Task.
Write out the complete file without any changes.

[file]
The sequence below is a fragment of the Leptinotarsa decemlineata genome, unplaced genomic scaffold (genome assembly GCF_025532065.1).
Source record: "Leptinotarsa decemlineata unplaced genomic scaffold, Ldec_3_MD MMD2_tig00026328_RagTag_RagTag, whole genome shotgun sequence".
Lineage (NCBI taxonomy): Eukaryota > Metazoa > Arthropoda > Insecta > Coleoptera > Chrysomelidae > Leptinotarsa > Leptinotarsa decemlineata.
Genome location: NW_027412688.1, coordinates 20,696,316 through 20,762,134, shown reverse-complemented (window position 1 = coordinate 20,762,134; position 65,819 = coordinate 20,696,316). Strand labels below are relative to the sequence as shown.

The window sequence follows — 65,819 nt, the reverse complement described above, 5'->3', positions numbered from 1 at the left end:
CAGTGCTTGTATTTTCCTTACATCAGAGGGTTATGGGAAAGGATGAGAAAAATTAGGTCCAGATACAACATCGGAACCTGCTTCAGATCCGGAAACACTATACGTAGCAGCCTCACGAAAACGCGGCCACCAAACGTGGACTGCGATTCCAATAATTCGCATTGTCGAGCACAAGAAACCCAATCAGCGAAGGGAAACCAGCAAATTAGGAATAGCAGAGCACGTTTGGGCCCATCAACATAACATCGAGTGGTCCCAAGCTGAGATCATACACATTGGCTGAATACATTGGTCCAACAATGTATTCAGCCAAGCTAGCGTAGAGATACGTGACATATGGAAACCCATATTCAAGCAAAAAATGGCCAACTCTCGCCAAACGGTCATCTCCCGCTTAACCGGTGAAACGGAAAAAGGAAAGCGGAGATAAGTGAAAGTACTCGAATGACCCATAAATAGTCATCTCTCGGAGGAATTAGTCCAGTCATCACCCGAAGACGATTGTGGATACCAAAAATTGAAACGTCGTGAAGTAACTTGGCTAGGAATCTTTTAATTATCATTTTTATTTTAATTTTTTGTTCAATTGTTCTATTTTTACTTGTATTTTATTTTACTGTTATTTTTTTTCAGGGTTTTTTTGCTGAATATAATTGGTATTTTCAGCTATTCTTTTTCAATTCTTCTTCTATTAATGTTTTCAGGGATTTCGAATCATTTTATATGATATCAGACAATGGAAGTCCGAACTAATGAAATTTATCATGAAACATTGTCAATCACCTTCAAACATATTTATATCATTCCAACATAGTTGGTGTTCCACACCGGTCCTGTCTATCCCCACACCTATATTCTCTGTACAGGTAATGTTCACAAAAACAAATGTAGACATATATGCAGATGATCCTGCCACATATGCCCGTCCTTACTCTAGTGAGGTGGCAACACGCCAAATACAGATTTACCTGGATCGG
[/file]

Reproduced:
The sequence below is a fragment of the Leptinotarsa decemlineata genome, unplaced genomic scaffold (genome assembly GCF_025532065.1).
Source record: "Leptinotarsa decemlineata unplaced genomic scaffold, Ldec_3_MD MMD2_tig00026328_RagTag_RagTag, whole genome shotgun sequence".
Lineage (NCBI taxonomy): Eukaryota > Metazoa > Arthropoda > Insecta > Coleoptera > Chrysomelidae > Leptinotarsa > Leptinotarsa decemlineata.
Genome location: NW_027412688.1, coordinates 20,696,316 through 20,762,134, shown reverse-complemented (window position 1 = coordinate 20,762,134; position 65,819 = coordinate 20,696,316). Strand labels below are relative to the sequence as shown.

The window sequence follows — 65,819 nt, the reverse complement described above, 5'->3', positions numbered from 1 at the left end:
CAGTGCTTGTATTTTCCTTACATCAGAGGGTTATGGGAAAGGATGAGAAAAATTAGGTCCAGATACAACATCGGAACCTGCTTCAGATCCGGAAACACTATACGTAGCAGCCTCACGAAAACGCGGCCACCAAACGTGGACTGCGATTCCAATAATTCGCATTGTCGAGCACAAGAAACCCAATCAGCGAAGGGAAACCAGCAAATTAGGAATAGCAGAGCACGTTTGGGCCCATCAACATAACATCGAGTGGTCCCAAGCTGAGATCATACACATTGGCTGAATACATTGGTCCAACAATGTATTCAGCCAAGCTAGCGTAGAGATACGTGACATATGGAAACCCATATTCAAGCAAAAAATGGCCAACTCTCGCCAAACGGTCATCTCCCGCTTAACCGGTGAAACGGAAAAAGGAAAGCGGAGATAAGTGAAAGTACTCGAATGACCCATAAATAGTCATCTCTCGGAGGAATTAGTCCAGTCATCACCCGAAGACGATTGTGGATACCAAAAATTGAAACGTCGTGAAGTAACTTGGCTAGGAATCTTTTAATTATCATTTTTATTTTAATTTTTTGTTCAATTGTTCTATTTTTACTTGTATTTTATTTTACTGTTATTTTTTTTCAGGGTTTTTTTGCTGAATATAATTGGTATTTTCAGCTATTCTTTTTCAATTCTTCTTCTATTAATGTTTTCAGGGATTTCGAATCATTTTATATGATATCAGACAATGGAAGTCCGAACTAATGAAATTTATCATGAAACATTGTCAATCACCTTCAAACATATTTATATCATTCCAACATAGTTGGTGTTCCACACCGGTCCTGTCTATCCCCACACCTATATTCTCTGTACAGGTAATGTTCACAAAAACAAATGTAGACATATATGCAGATGATCCTGCCACATATGCCCGTCCTTACTCTAGTGAGGTGGCAACACGCCAAATACAGATTTACCTGGATCGG